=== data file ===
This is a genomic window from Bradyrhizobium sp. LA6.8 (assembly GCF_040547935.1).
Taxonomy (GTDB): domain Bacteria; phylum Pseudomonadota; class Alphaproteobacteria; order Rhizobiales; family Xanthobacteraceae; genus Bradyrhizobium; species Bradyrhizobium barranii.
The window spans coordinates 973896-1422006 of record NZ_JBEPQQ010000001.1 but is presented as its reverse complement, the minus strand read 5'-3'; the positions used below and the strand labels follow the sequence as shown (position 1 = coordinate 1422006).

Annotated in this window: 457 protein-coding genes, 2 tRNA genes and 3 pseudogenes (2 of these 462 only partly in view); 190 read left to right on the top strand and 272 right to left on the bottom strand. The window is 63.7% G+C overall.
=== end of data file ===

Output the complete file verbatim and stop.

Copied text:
This is a genomic window from Bradyrhizobium sp. LA6.8 (assembly GCF_040547935.1).
Taxonomy (GTDB): domain Bacteria; phylum Pseudomonadota; class Alphaproteobacteria; order Rhizobiales; family Xanthobacteraceae; genus Bradyrhizobium; species Bradyrhizobium barranii.
The window spans coordinates 973896-1422006 of record NZ_JBEPQQ010000001.1 but is presented as its reverse complement, the minus strand read 5'-3'; the positions used below and the strand labels follow the sequence as shown (position 1 = coordinate 1422006).

Annotated in this window: 457 protein-coding genes, 2 tRNA genes and 3 pseudogenes (2 of these 462 only partly in view); 190 read left to right on the top strand and 272 right to left on the bottom strand. The window is 63.7% G+C overall.